Russia-Ukraine crisis live updates | Russian soldier sentenced to life at Kyiv war crimes trial

Sgt. Vadim Shishimarin of the Russian army appears at a sentencing hearing on May 23, 2022 in Kyiv, Ukraine. He pleaded guilty last week to killing a civilian, Oleksandr Shelipov, in a village in the Sumy region on February 28.

Sgt. Vadim Shishimarin of the Russian army appears at a sentencing hearing on May 23, 2022 in Kyiv, Ukraine. He pleaded guilty last week to killing a civilian, Oleksandr Shelipov, in a village in the Sumy region on February 28. | Photo Credit: Getty Images

Concern mounted on May 22 over the fate of the Ukrainian fighters who became Moscow’s prisoners as Russia claimed seizure of the steel plant-turned-fortress in Mariupol, capping a nearly three-month siege that left the strategic port city in ruins and more than 20,000 city residents feared dead.

The Russian Defence Ministry released a video of Ukrainian soldiers being taken into custody after announcing that its forces had removed the last holdouts from the plant’s miles of underground tunnels. The Azovstal steel plant became a symbol of Ukrainian tenacity, and its seizure delivers Russian President Vladimir Putin a badly wanted victory in the war he began in February.

President of the United States Joe Biden on May 21 signed legislation to support Ukraine with another $40 billion in U.S. assistance as the Russian-Ukraine crisis approaches its fourth month.


Russian soldier sentenced to life at Kyiv war crimes trial

A Ukrainian court sentenced a 21-year-old Russian soldier to life in prison on Monday for killing a Ukrainian civilian, in the first war crimes trial held since Russia's invasion.

Sgt. Vadim Shishimarin was accused of shooting a Ukrainian civilian in the head in a village in the northeastern Sumy region in the early days of the war.

He pleaded guilty and testified that he shot the man after being ordered to do so. He told the court that an officer insisted that the Ukrainian man, who was speaking on his cellphone, could pinpoint their location to the Ukrainian forces.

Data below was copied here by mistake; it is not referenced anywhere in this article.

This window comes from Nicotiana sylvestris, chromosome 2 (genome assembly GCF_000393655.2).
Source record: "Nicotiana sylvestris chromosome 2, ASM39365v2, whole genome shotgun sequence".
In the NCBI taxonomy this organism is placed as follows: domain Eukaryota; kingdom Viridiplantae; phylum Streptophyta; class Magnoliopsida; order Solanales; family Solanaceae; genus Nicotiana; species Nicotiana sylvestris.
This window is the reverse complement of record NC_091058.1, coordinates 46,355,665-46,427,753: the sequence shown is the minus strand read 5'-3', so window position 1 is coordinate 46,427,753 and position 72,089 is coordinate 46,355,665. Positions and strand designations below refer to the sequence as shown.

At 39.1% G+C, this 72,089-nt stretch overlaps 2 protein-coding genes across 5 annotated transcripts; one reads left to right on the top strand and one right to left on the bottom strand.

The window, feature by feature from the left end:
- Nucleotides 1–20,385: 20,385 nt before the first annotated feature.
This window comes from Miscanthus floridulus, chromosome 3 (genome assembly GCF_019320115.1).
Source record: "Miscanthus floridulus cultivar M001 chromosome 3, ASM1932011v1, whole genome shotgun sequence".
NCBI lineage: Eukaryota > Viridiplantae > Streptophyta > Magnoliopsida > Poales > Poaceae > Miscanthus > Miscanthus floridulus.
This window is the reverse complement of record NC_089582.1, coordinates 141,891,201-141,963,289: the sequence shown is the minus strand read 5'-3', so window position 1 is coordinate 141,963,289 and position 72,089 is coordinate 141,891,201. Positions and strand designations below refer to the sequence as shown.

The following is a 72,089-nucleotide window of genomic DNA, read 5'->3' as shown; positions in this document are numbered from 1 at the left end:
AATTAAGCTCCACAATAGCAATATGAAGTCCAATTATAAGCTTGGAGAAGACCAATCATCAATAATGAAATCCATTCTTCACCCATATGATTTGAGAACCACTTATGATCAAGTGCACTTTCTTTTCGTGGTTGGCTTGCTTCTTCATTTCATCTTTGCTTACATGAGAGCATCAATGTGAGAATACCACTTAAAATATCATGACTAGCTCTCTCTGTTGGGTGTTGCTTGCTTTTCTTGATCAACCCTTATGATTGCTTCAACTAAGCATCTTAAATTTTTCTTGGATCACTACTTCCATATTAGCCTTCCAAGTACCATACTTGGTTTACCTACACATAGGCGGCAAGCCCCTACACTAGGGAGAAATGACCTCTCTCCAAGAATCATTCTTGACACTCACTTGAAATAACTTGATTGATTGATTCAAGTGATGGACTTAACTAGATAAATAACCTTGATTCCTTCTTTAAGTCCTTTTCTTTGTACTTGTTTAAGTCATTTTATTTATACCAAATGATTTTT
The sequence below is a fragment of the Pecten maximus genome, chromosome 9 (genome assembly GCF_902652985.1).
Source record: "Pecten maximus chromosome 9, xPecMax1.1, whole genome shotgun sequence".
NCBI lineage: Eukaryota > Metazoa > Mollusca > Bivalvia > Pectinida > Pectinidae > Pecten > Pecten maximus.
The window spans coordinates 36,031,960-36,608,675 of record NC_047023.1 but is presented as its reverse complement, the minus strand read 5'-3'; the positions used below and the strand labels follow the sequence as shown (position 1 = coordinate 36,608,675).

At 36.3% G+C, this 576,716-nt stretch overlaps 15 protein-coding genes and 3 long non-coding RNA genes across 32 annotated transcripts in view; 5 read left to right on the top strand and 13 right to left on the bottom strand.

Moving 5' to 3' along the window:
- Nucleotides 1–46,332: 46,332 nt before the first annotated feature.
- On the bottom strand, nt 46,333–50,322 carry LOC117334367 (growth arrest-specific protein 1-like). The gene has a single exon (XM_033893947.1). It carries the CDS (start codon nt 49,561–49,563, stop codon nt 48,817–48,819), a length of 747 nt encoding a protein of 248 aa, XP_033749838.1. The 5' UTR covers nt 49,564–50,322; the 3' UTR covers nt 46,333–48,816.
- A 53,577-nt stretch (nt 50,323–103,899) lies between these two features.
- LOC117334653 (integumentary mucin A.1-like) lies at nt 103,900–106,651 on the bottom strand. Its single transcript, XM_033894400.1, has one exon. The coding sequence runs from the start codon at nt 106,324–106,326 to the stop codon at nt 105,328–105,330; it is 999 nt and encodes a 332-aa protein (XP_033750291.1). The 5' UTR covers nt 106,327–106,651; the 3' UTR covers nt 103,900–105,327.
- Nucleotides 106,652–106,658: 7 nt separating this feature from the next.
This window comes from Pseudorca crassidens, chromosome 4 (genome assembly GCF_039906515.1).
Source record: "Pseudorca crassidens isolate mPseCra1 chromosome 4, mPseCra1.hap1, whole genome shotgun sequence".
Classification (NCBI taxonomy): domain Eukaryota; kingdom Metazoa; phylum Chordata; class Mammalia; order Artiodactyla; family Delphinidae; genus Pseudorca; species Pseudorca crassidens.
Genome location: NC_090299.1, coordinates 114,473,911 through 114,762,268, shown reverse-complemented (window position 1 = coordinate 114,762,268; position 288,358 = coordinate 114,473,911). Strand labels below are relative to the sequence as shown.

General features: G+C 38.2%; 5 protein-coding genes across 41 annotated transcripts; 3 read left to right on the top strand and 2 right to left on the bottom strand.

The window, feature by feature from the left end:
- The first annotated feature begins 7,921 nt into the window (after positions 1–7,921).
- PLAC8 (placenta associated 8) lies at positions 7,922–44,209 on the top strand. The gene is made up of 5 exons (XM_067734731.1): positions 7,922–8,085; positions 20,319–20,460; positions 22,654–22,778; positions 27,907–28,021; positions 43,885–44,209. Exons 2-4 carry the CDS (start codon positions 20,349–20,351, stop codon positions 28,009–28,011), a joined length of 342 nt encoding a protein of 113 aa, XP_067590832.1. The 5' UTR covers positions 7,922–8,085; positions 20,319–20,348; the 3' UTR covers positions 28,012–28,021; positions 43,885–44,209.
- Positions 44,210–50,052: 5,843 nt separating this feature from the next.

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More than 100 million people forcibly displaced: UN

Russia‘s war in Ukraine has pushed the number of forcibly displaced people around the world above 100 million for the first time ever, the United Nations said on Monday.

“The number of people forced to flee conflict, violence, human rights violations and persecution has now crossed the staggering milestone of 100 million for the first time on record, propelled by the war in Ukraine and other deadly conflicts,” said UNHCR, the UN Refugee Agency. - AFP


New Zealand to train Ukrainian forces in artillery use

New Zealand’s government unveiled plans on Monday to train a small number of Ukrainian soldiers in using field artillery guns, deepening the country’s involvement in a conflict on the other side of the world.

Prime Minister Jacinda Ardern said her cabinet agreed to deploy up to 30 members of the New Zealand Defence Force (NZDF) to Britain to train Ukrainian forces in the use of L119 105mm howitzers.

“We have been clear throughout Russia‘s assault on Ukraine, that such a blatant attack on innocent lives and the sovereignty of another country is wrong,” said Ms. Ardern. - AFP


Poland to terminate agreement with Russia regarding Yamal gas pipeline, says minister

Poland has decided to terminate an intergovernmental agreement with Russia regarding the Yamal gas pipeline, Polish Climate Minister Anna Moskwa said on Twitter on Monday.

“Russia‘s aggression against Ukraine has confirmed the accuracy of the Polish Government’s determination to become completely independent from Russian gas. We always knew that Gazprom was not a reliable partner,” Moskwa said. - Reuters


Russian offensive turns to key Donbas city, heavy shelling

Ukrainians were digging in to defend the eastern city of Sievierodonetsk as it endured heavy bombardment from Russian forces trying to take the industrial area known as the Donbas.

In Tokyo on Monday, President Joe Biden and Japanese Prime Minister Fumio Kishida joined in condemning Moscow’s invasion of Ukraine. Earlier on his trip to Asia, Mr. Biden signed legislation granting Ukraine $40 billion more in U.S. support for its defense against the Russian attack.

Shelling increased in ferocity as Russian and Ukrainian forces battled along a 551-kilometre (342-mile) wedge of Ukraine’s eastern industrial heartland, driving residents to flee. - AP

Service members of pro-Russian troops drive a tank during the Ukraine-Russia conflict in the Donetsk Region, Ukraine.

Service members of pro-Russian troops drive a tank during the Ukraine-Russia conflict in the Donetsk Region, Ukraine. | Photo Credit: Reuters


Joe Biden says U.S. recession not inevitable, pain to last ‘some time’